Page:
Imitating Kuan-hsiu’s Paintings of Lohans,
Hsu Yang (fl. 18th century),
Hsu Yang (sobriquet; Yun-t’ing), whose birth and death dates are unknown, was a native of Wu-hsien, Kiangsu. In 1751, having presented a painting to the Ch’ien-lung emperor (r. 1736-1795) and receiving his praise, Hsu Yang was summoned to the Painting Academy of the Inner Court as a Palace Attendant. He was a specialist in landscape painting and also excelled at depicting plum blossoms in monochrome ink. His figure paintings are less frequently seen, however.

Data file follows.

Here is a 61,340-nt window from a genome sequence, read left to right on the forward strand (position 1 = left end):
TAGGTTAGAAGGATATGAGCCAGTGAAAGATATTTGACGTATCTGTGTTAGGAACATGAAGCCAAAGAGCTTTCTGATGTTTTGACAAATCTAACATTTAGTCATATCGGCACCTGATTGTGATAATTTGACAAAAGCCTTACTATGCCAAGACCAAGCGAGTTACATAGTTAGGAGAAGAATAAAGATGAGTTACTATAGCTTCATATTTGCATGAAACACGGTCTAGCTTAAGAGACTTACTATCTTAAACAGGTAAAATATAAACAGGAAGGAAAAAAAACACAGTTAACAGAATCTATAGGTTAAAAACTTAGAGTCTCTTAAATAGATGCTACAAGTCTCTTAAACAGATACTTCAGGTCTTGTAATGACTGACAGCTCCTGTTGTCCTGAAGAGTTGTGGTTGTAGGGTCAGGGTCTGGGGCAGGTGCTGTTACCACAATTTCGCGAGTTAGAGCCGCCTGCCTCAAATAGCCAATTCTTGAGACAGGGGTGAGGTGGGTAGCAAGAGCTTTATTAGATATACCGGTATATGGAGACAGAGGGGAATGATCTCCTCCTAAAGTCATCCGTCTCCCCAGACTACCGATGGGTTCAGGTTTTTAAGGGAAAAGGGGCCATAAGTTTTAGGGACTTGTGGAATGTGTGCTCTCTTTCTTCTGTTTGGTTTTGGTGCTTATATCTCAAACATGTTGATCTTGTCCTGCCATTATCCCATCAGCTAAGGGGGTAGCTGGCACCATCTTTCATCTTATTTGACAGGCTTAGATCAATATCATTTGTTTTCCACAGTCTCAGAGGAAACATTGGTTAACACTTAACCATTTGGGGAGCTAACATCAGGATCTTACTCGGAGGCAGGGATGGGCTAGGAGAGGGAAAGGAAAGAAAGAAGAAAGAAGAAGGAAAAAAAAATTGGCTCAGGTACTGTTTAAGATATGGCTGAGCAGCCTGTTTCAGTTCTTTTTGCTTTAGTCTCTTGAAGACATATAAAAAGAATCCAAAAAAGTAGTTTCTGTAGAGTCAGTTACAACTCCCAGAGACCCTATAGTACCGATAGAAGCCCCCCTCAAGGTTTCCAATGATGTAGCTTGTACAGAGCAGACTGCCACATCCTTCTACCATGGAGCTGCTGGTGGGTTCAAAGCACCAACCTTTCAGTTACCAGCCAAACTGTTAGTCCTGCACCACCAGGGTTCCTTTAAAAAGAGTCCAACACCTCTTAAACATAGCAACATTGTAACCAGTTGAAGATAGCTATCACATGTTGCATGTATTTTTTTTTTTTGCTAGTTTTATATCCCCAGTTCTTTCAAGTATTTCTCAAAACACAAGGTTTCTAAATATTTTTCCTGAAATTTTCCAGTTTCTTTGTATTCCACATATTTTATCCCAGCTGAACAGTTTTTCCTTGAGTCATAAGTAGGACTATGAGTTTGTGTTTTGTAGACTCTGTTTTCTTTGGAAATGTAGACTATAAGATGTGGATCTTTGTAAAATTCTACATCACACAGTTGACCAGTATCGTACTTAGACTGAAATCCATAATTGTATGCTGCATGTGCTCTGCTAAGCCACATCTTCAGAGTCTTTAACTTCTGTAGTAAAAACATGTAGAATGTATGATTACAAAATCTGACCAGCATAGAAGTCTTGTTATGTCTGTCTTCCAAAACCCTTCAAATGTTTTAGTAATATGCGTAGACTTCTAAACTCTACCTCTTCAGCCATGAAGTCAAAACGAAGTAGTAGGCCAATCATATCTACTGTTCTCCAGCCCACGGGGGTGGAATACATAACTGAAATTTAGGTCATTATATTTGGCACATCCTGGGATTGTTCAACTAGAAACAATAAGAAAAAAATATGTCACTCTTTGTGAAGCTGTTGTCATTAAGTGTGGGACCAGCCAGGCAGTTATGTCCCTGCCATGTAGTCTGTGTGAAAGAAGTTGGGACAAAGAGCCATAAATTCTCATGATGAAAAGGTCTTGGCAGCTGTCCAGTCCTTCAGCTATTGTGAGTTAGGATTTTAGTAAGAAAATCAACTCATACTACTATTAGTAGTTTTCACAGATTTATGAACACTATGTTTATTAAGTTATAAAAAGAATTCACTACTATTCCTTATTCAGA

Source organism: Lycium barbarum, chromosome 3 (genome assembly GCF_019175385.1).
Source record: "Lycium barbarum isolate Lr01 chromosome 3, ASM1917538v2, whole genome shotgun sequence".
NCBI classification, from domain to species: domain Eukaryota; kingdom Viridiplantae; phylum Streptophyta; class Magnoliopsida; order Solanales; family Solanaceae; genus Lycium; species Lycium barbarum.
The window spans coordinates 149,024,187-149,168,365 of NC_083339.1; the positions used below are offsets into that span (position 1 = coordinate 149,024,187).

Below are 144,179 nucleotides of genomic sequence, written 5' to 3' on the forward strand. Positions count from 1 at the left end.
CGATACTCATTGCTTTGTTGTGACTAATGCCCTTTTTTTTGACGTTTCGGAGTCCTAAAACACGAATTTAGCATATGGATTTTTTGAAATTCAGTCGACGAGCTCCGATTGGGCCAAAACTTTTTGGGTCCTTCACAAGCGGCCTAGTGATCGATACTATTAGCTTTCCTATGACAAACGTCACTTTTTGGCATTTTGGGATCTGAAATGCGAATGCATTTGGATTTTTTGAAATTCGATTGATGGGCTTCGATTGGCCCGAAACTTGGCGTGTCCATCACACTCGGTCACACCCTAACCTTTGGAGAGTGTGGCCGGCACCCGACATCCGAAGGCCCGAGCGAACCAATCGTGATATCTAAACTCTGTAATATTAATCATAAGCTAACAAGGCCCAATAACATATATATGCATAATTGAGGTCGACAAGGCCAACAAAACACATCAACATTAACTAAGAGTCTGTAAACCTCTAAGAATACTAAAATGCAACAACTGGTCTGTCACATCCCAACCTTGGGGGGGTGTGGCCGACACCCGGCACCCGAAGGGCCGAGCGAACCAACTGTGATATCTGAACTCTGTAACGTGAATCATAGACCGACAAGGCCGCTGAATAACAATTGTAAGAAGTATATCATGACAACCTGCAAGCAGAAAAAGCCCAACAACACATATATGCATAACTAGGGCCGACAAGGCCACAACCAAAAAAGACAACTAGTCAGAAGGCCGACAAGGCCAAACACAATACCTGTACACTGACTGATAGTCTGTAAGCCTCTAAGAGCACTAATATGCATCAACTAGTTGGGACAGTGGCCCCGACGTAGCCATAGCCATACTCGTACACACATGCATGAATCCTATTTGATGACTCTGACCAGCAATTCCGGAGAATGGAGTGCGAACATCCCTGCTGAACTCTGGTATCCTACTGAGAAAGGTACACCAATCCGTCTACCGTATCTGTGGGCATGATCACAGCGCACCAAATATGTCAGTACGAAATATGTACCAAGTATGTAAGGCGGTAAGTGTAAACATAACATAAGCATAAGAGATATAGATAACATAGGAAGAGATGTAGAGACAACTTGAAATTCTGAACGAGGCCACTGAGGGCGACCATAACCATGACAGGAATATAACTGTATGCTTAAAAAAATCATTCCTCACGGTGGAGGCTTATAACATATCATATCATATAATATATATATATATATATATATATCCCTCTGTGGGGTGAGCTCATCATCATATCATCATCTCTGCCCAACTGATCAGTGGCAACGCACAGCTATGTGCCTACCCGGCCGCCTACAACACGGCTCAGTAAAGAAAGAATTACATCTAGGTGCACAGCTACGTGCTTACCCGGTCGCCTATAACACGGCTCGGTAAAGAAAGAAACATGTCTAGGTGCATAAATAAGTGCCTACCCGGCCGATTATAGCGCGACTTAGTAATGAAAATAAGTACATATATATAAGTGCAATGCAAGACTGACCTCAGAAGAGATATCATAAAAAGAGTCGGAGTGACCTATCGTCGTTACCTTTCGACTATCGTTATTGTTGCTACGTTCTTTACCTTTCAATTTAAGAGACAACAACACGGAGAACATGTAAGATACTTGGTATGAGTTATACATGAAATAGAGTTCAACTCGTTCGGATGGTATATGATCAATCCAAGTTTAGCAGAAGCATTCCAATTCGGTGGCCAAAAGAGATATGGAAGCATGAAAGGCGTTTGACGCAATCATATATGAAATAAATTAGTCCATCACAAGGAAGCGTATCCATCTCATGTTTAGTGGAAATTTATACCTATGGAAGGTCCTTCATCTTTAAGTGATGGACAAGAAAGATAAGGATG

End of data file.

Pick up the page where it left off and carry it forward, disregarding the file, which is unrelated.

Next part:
This is a painting of two lohans seated cross-legged. One of them is handsome, dressed in monastic garb, and holding a sūtra scroll. In front of him is an attendant garb, and holding a sūtra scroll. In front of him is an attendant striking a ch’ing-instrument with a mallet. The other lohan wears long hair, a moustache and beard, and a robe with long sleeves. His eyes are closed in deep thought. Before him is a layman kneeling and bowing in worship. On the stone table behind the two lohans are such objects as a water bottle, incense burner, and sūtra scroll. The composition of the painting appears realistic. It is typical Ch’ing dynasty of lohans.